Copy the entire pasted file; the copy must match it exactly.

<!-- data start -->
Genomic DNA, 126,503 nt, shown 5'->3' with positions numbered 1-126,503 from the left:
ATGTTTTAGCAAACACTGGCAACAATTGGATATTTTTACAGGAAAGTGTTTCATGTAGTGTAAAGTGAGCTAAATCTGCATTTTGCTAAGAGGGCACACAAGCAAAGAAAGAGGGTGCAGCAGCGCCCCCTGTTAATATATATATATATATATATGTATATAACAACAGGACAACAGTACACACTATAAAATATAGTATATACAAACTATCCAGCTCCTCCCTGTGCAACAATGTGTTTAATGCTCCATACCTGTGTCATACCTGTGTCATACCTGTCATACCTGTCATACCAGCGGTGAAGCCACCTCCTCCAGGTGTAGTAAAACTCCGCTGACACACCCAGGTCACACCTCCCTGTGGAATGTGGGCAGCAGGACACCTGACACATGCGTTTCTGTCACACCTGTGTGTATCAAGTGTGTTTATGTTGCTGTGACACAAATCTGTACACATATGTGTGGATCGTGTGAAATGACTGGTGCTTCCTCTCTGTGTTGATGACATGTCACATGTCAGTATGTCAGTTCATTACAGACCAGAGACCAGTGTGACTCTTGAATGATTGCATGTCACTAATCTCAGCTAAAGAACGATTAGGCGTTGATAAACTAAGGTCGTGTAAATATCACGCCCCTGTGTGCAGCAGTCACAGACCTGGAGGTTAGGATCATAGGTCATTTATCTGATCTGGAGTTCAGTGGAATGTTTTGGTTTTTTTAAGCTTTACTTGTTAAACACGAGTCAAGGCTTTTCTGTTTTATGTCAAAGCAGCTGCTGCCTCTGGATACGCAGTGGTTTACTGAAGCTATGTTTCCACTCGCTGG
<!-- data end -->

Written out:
Genomic DNA, 126,503 nt, shown 5'->3' with positions numbered 1-126,503 from the left:
ATGTTTTAGCAAACACTGGCAACAATTGGATATTTTTACAGGAAAGTGTTTCATGTAGTGTAAAGTGAGCTAAATCTGCATTTTGCTAAGAGGGCACACAAGCAAAGAAAGAGGGTGCAGCAGCGCCCCCTGTTAATATATATATATATATATATGTATATAACAACAGGACAACAGTACACACTATAAAATATAGTATATACAAACTATCCAGCTCCTCCCTGTGCAACAATGTGTTTAATGCTCCATACCTGTGTCATACCTGTGTCATACCTGTCATACCTGTCATACCAGCGGTGAAGCCACCTCCTCCAGGTGTAGTAAAACTCCGCTGACACACCCAGGTCACACCTCCCTGTGGAATGTGGGCAGCAGGACACCTGACACATGCGTTTCTGTCACACCTGTGTGTATCAAGTGTGTTTATGTTGCTGTGACACAAATCTGTACACATATGTGTGGATCGTGTGAAATGACTGGTGCTTCCTCTCTGTGTTGATGACATGTCACATGTCAGTATGTCAGTTCATTACAGACCAGAGACCAGTGTGACTCTTGAATGATTGCATGTCACTAATCTCAGCTAAAGAACGATTAGGCGTTGATAAACTAAGGTCGTGTAAATATCACGCCCCTGTGTGCAGCAGTCACAGACCTGGAGGTTAGGATCATAGGTCATTTATCTGATCTGGAGTTCAGTGGAATGTTTTGGTTTTTTTAAGCTTTACTTGTTAAACACGAGTCAAGGCTTTTCTGTTTTATGTCAAAGCAGCTGCTGCCTCTGGATACGCAGTGGTTTACTGAAGCTATGTTTCCACTCGCTGG